Another institution would be to set aside abundant public land in key locations for tent occupancy or even makeshift houses rented at a pittance. Also important would be free/cheap long term parking spaces for cars and RVs. Only people of good character and social standing would be granted permits to use these resources. These would not be allowed to become free zones of underclass misery. The main purpose would be to create a safety valve for decent people and an indirect price control on rents. I suppose wages would adjust to rents but that would be fine if it meant more of society’s effort went into productive activity. Most important I think, would be to establish the principle that being without money isn’t effectively a crime like it is now, at least for people with a basic level of conscientousness. For it to work, those who would trash the commons have to be shown their place.

A caste system is going to be most stable if the state makes an honest effort to sustain its people. Possibly guaranteed minimum income for people who are a decent risk for society to invest in. For lower class people who probably are stable where they’re at, perhaps guaranteed minimum food at least.
This society already has EBT cards but does it all wrong. Those who come to the state for food don’t decide what they get to eat, they take what they are given. It sends all the wrong messages when people with foodstamps can load their grocery carts with freezer food and snack cakes. There would be no wasting public money on luxury junk foods. In a smarter system they might get 50 lb. bags of rice, potatoes, or flour with some rations of fresh food and meat as decided on by the system. Whatever most cheaply keeps people healthy who are only going to produce a minimal return on investment.

Then there is the problem of those who are very likely to always be a net drain on society. Our current caste system imprisons a few million, the bottom 1% or so of defectors at enormous expense.
A fair caste system would strive to invest as little as possible in disruptive people and direct that wealth into good investments. Imagine if the money to care for a prisoner for a year was instead used to pay for education for a bright and promising young cooperator. It undermines the social order when an inmate lives a lifestyle that costs 50,000 dollars a year while many hard-working people on the outside live far more meagerly. For the masses to be content with lower to mid-caste, they have to feel they are granted a certain status and level of social investment just by virtue of being cooperators. It must be clear to everyone that even the smallest contributor lives in a category far above criminal defectors who drain society’s precious wealth.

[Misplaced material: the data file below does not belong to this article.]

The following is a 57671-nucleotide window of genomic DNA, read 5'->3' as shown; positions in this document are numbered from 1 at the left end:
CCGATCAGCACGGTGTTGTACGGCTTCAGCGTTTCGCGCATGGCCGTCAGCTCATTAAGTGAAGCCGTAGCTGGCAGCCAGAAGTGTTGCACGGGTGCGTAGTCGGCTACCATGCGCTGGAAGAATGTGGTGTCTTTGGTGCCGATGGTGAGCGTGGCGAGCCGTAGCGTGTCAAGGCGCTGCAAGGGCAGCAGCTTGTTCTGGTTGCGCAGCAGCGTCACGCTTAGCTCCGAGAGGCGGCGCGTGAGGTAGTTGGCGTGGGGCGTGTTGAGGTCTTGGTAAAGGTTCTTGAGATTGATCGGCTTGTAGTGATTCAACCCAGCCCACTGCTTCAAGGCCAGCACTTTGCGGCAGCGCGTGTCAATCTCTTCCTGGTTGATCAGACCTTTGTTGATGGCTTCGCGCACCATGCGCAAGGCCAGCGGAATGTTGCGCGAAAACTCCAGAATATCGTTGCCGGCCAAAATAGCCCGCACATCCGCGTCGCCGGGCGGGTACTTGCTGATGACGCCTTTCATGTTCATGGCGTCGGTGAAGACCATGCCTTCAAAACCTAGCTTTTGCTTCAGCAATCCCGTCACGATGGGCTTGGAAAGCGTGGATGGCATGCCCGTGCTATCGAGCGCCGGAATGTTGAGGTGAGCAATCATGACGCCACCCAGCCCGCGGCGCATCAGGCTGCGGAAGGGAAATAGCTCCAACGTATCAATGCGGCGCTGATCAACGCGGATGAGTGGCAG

I could imagine “reservations” instead of expensive prisons. The prison population is already a small country. They could really be given their own country. This would require substantial land, perhaps islands, but it would be a zone totally free of public investment and thereby prevent destructive people from becoming a perpetual drain on everyone else. Those who would destroy the public wealth would be set free to create wealth for themselves if they can and if their regions were nasty hellholes, it would be the natual justice after a fashion. In our existing system, city areas allowed to become ghettoes already informally serve a function kind of like this.
Of course, we could keep this more simple and do what many other nations do, encourage unwanted people to simply move to someone else’s country. Hapless egalitarian Western democracies, for example, serve as a worldwide dumping ground for other countries’ criminals and underclass when they could have just sat back and benefited from brain drain while keeping poor investments out.